The city operates on different scales: bikes, people, houses on street level; traffic and communities on neighbourhood level; infrastructure on the city level. The workshop playfully investigates transformations and frictions that occur when instruments that help to make sense of higher scale phenomena are introduced. When the focus shifts from lives of individuals to pedestrian flows, qualitative methodologies give way to modelling. Agent-based computer models (ABM) are instruments of scale as they allow observing higher-level behaviour with large numbers of agents (scaling up in number) throughout a longer time span (scaling up in time). Creating computer agents inherently involves the omission of the original ecological, social or political entanglements of the modelled agent, as modelling sacrifices ‘resolution’ for ‘scale’. The workshop hosts 15 participants and includes some small activities on the street. We will analyze a simple ABM that addresses community-based infrastructure maintenance. We will set up a simple distributed game in which some participants enact computer agents in urban space and will be connected via messaging app or mobile video stream with other participants in the Zoom call. During the game we will record the discrepancies and sympathies between the resolution of human experience and agent behaviour. The workshop closes with a discussion about #scale_critique, #modelling, #infrastructure, #ableism, #embodied_knowledge and #research_through_games. Maximum of participants: 15 Duration: 2,5 hours.
- Viktor Bedö’s research focuses on inventive methodologies of understanding interactions between people, technologies and the built environment in cities and speculating about convivial urban futures. Building on his background in philosophy of embodied knowledge and urban mapping, Viktor developed a research through design practice in which prototyping, ‘making’ and play are means of probing conceptual and design-related matters. He operates at the intersection of design theory, critical design, urbanism, and street game design. Currently, he is a researcher at the Critical Media Lab at the FHNW Academy of the Arts and Design in Basel (CH), and a visiting research fellow at the Centre for Urban and Community Research at Goldsmiths, University of London (UK). He is founder of Tacit Dimension, the independent research lab for street games.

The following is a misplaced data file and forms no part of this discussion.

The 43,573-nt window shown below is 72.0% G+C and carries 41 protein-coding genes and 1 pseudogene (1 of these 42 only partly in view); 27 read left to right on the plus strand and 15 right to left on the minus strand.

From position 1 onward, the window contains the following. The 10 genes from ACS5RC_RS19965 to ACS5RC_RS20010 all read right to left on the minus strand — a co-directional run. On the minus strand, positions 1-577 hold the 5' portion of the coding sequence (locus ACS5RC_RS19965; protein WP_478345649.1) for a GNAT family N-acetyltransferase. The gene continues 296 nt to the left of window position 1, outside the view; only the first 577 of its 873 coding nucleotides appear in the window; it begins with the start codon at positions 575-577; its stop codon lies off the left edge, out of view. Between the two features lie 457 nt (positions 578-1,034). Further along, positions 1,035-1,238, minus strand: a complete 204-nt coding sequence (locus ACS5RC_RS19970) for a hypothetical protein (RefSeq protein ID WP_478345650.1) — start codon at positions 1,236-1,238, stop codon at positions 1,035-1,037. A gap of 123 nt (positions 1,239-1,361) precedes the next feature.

- Ida Toft is a PhD candidate studying digital games and media arts. Their current work investigates technologies for felt and mechanical vibrations such as phone notifications and rumble in video game controllers. As an artist, Ida engages with diverse contexts, from academic conferences, art galleries, play festivals, and game culture’s underground scenes (especially the queer and the progressively feminist). Earlier, Ida has worked on interactive systems catering for not-quite-human-bodies and cross-species environments as a way of thinking about companionships, alliances and kinship relations across standardized affiliations. Ida holds a M.Sc. in Design and Communication from the IT University in Copenhagen (DK) and is currently affiliated with Hexagram and the Milieux Institute at Concordia University in Montreal (CA).